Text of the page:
In this ESG Video, ESG's Jon Oltsik reviews some of the highlights from the research report "Through The Eyes Of Cyber Security Professionals", Part II of a joint effort by ESG and ISSA.
Announcer: The following is an ESG Video Blog.
Jon: Over the last few years the global cyber security skills shortage has become an increasingly important issue. ESG research indicates that 46% of organizations claim to have a problematic shortage of cyber security skills in 2016, up from 28% in 2015. Given this alarming trend, it's natural to wonder just how well cyber security professionals are holding up. Are they able to coordinate on strategies and tactics with their business and IT peers? Do they have the skills necessary for their job? Have cyber adversaries developed new exploits?
Are they overwhelmed and burnt-out? To answer questions like these the Enterprise Strategy Group and the Information Systems Security Association, or ISSA, teamed up, and initiated a primary research project in 2016 by surveying 437 information security professionals and ISSA members. The first report, "The State of Cyber Security Professional Careers," was published in October of this year, and focused on the life-cycle and development of cyber security professional careers. ESG and ISSA are pleased to announce the publication of a second research report, titled "Through the Eyes of Cyber Security Professionals."
This second report centers on three distinct topics: number one, cyber-attacks and vulnerabilities, number two, the ramifications of the cyber security skills shortage, and number three, what cyber security professionals think of government cyber security strategies, programs, and policies. Regarding cyber-attacks and vulnerabilities, the research reveals that 54% admit that their organization has suffered some type of security event over the past year, with 27% of organizations experiencing at least one ransomware incident. It's worth noting too that 22% to 30% of cyber security professionals didn't know, or wouldn't say, if their organization had experienced a security event this year, so the numbers could be much higher.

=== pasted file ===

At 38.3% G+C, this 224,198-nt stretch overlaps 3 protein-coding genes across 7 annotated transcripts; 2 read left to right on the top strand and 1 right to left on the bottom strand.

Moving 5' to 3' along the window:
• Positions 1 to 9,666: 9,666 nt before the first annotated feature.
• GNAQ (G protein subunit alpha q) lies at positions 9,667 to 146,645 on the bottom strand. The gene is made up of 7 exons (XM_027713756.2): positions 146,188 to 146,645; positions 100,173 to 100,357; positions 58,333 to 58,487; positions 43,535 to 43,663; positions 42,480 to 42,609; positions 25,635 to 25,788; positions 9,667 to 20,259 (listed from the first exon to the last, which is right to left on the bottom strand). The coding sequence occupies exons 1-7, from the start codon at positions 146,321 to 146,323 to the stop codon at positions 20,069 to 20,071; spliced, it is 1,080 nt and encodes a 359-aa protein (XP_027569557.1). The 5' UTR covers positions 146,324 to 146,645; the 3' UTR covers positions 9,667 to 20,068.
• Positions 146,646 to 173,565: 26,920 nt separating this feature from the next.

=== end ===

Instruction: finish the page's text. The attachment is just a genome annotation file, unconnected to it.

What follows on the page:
Cyber security professionals were also asked if they thought most organizations were vulnerable to significant cyber-attacks, or data breach, that could lead to business disruption or data theft. Alarmingly, 92% said that an average organization was significantly vulnerable, or somewhat vulnerable, to this type of incident. Of course, one of the main reasons behind the success of cyber-attacks is the cyber security skills shortage itself, since many organizations remain understaffed, and lack the right skill-set to keep up with cyber threats. In fact, 69% said that the cyber security skills shortage has had a direct impact on their organization.
What type of impact? 54% say that the cyber security skills shortage has led to an increasing workload on existing staff. 35% claim that it has led to an inability to fully learn, or utilize, the security technologies that they use to their full potential, and 32% say that the cyber security skills shortage has caused higher attrition within the cyber security staff. Cyber security professionals were also asked to identify areas of acute skills shortages at their organization, one-third pointed to shortages with security analysis and investigation skills, 32% said they had shortages with application security skills, and 22% said their organization had a shortage of cloud security skills.
Finally, survey respondents were asked a series of questions about government cyber security policies. 63% believe that current government cyber security strategies remain unclear, and incomplete. In fact, 57% said that the government should be significantly more active, while another 32% felt that government should be somewhat more active with cyber security strategies and defenses. Based on the data presented in the second research report, ESG and ISSA offer a number of recommendations.
Cyber security professionals should take the cyber security skills shortage into account as part of every initiative and decision by emphasizing ease of use for all security technology purchases, initiating and pushing projects for security automation and orchestration that use technology to alleviate tedious manual processes, and finding use cases for more use of managed security services. Number two, cyber security professionals should push for more all-inclusive cyber security training. The two reports paint a bleak picture of understaffed cyber security teams that also don't get the right level of training. CISOs should take this data to heart, and use it to lobby executives, and HR staff, to increase training budgets and commitments.
And finally, cyber security professionals should get more involved with public policy. Legislators need our help to better understand cyber security issues and requirements, so cyber security professionals should consider getting involved, and volunteering to help guide government cyber security strategy. Both research reports are available for free download from the ESG and ISSA websites. Since our goal is continuous improvement, we welcome all comments, suggestions, and feedback.